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HIPAA
HIPAA
HIPAA
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HIPAA
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HIPAA

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  • 1. Health Insurance Portability and Accountability Act (HIPAA) MHA 690 Sarah Smith
  • 2. HIPAA Law <ul><li>This law was enacted to safeguard patient security and privacy. </li></ul><ul><li>The privacy rule went into effective on April 14, 2003. </li></ul>
  • 3. Two Key Pieces <ul><li>HIPAA Privacy Rule </li></ul><ul><li>HIPAA Security Rule </li></ul>
  • 4. HIPAA Privacy Rule <ul><li>Is a rule in place to protect any private patient information. </li></ul>
  • 5. HIPAA Security Rule <ul><li>The security rule standardizes any security protocol for electronic health information. </li></ul>
  • 6. Who is entitled to follow HIPPA laws? Everyone!!!
  • 7. What type of patient information needs to be protected? <ul><li>Any individuals personal and health information that: </li></ul><ul><ul><ul><ul><ul><li>Information that has been created, kept, filed, used or shared. </li></ul></ul></ul></ul></ul><ul><ul><ul><ul><ul><li>Any information spoken, written, or electronic. </li></ul></ul></ul></ul></ul><ul><li>According to HIPPA this is known as Protected Health Information (PHI). </li></ul>
  • 8. Specific Examples of Protected Health Information (PHI) <ul><li>A patients name, address, birth date, age, phone number, and e-mail address. </li></ul><ul><li>Medical records, diagnosis, x-rays, photos, prescriptions, lab work and test results. </li></ul><ul><li>Billing records, claim data, referral authorizations, explanation and benefits. </li></ul><ul><li>Research records. </li></ul>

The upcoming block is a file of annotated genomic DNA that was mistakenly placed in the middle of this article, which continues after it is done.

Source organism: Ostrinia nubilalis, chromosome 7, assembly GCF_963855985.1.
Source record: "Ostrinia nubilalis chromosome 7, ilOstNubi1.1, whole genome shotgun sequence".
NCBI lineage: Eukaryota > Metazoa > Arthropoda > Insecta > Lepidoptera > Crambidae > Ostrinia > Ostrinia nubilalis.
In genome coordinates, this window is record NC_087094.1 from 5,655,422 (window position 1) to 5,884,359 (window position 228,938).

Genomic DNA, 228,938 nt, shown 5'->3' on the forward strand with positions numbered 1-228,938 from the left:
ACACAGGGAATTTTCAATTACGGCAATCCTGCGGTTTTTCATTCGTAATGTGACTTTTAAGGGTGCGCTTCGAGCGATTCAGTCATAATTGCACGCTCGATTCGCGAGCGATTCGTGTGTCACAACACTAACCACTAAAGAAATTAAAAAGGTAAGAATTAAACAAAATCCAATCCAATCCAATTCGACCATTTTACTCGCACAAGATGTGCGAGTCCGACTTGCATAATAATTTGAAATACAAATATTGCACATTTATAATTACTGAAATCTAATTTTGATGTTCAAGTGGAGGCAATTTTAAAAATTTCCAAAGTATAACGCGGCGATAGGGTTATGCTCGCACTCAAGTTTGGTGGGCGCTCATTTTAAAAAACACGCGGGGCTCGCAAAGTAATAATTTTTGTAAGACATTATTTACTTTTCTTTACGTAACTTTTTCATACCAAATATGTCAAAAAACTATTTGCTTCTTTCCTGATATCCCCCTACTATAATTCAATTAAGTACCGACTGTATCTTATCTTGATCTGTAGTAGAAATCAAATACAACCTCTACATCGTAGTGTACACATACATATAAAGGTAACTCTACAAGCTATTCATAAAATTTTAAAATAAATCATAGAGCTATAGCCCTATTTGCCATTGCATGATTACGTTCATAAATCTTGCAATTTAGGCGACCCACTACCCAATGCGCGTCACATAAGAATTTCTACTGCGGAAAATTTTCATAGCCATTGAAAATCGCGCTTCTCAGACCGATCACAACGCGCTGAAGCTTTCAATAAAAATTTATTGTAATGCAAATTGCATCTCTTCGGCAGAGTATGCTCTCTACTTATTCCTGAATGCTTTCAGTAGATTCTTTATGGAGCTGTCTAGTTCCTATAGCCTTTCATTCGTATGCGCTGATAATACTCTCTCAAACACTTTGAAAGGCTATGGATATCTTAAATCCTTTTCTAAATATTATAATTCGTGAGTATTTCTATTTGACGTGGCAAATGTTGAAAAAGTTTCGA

• 9. PHI may be used for: <ul><li>Treatment of a patient such as sending an appointment reminder. </li></ul><ul><li>Payment of health care bills. </li></ul>
  • 10. Notice of Privacy Practices <ul><li>Outlines how the health care organization can use and share a patients PHI. </li></ul><ul><li>Explains the patients privacy rights. </li></ul><ul><li>Have every patient sign a written document stated they have received and understand the Notice of Privacy Practice. </li></ul>
  • 11. What are the repercussions for violating HIPPA laws? <ul><li>An employee who does not protect a patients privacy could lose their job, pay fines, and potentially spend time in jail. </li></ul><ul><li>Fines are $50,000 to $1,500,000. </li></ul><ul><li>Jail time could be up to a maximum of ten years. </li></ul>
  • 12. When can an employee use PHI? <ul><li>ONLY WHEN IT PERTAINS TO YOUR JOB! </li></ul><ul><li>At all other times a patients information needs be protected. </li></ul>
  • 13. <ul><li>A former UCLA Health System employee was the first person to ever serve prison time for violating HIPAA laws. </li></ul><ul><li>The employee pleaded guilty to four misdemeanors courts of accessing and reading confidential medical records of his supervisors as well as high profile celebrities. </li></ul><ul><li>He was sentenced to four months in prison and a fine of $2,000. </li></ul>Story
  • 14. HIPAA is a Law <ul><li>HIPAA is a law and all employees who work at this health care organization are required to follow this law or will be held accountable for their actions. </li></ul><ul><li>Always think before you speak about patient information! </li></ul><ul><li>Do not look for patient information unless it pertains to you! </li></ul>
  • 15. References <ul><li>Dimick, C. (April 29, 2010). Californian sentenced to prison for HIPAA violation. </li></ul><ul><li>Retrieved from http://journal.ahima.org/2010/04/29/californian-sentenced-to- </li></ul><ul><li>prision-for-hipaa-violation/ </li></ul><ul><li>U.S. Department of Health & Human Services. (2011). Summary of the HIPAA </li></ul><ul><li>privacy rule. Retrieved from </li></ul><ul><li>http://www.hhs.gov/ocr/privacy/hipaa/understanding/summary/index.html </li></ul>

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